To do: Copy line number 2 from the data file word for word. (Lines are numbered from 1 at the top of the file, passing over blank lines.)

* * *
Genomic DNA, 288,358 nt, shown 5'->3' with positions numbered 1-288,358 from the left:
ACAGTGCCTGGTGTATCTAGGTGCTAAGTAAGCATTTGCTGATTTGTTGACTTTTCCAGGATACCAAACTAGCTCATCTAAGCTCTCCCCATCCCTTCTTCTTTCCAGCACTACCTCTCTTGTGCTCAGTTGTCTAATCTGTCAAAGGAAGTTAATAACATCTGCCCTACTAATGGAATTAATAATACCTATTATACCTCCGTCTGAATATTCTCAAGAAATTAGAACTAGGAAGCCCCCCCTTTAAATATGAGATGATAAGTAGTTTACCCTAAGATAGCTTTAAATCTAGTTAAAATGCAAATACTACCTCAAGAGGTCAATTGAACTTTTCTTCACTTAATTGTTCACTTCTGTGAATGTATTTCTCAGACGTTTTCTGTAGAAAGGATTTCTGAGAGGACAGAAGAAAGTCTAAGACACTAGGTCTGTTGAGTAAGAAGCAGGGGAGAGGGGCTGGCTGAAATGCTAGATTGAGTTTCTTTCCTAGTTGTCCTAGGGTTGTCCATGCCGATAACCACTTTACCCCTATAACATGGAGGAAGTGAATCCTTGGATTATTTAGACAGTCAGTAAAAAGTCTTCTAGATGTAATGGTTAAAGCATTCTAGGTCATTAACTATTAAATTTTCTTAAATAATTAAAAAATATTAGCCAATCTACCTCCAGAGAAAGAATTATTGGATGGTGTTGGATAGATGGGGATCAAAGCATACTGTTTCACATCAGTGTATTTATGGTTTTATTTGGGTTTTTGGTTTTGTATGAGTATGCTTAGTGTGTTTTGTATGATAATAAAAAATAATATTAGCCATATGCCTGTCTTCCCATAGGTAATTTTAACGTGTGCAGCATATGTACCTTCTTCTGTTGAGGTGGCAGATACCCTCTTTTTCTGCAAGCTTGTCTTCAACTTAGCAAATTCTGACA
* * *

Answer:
ACAGTGCCTGGTGTATCTAGGTGCTAAGTAAGCATTTGCTGATTTGTTGACTTTTCCAGGATACCAAACTAGCTCATCTAAGCTCTCCCCATCCCTTCTTCTTTCCAGCACTACCTCTCTTGTGCTCAGTTGTCTAATCTGTCAAAGGAAGTTAATAACATCTGCCCTACTAATGGAATTAATAATACCTATTATACCTCCGTCTGAATATTCTCAAGAAATTAGAACTAGGAAGCCCCCCCTTTAAATATGAGATGATAAGTAGTTTACCCTAAGATAGCTTTAAATCTAGTTAAAATGCAAATACTACCTCAAGAGGTCAATTGAACTTTTCTTCACTTAATTGTTCACTTCTGTGAATGTATTTCTCAGACGTTTTCTGTAGAAAGGATTTCTGAGAGGACAGAAGAAAGTCTAAGACACTAGGTCTGTTGAGTAAGAAGCAGGGGAGAGGGGCTGGCTGAAATGCTAGATTGAGTTTCTTTCCTAGTTGTCCTAGGGTTGTCCATGCCGATAACCACTTTACCCCTATAACATGGAGGAAGTGAATCCTTGGATTATTTAGACAGTCAGTAAAAAGTCTTCTAGATGTAATGGTTAAAGCATTCTAGGTCATTAACTATTAAATTTTCTTAAATAATTAAAAAATATTAGCCAATCTACCTCCAGAGAAAGAATTATTGGATGGTGTTGGATAGATGGGGATCAAAGCATACTGTTTCACATCAGTGTATTTATGGTTTTATTTGGGTTTTTGGTTTTGTATGAGTATGCTTAGTGTGTTTTGTATGATAATAAAAAATAATATTAGCCATATGCCTGTCTTCCCATAGGTAATTTTAACGTGTGCAGCATATGTACCTTCTTCTGTTGAGGTGGCAGATACCCTCTTTTTCTGCAAGCTTGTCTTCAACTTAGCAAATTCTGACA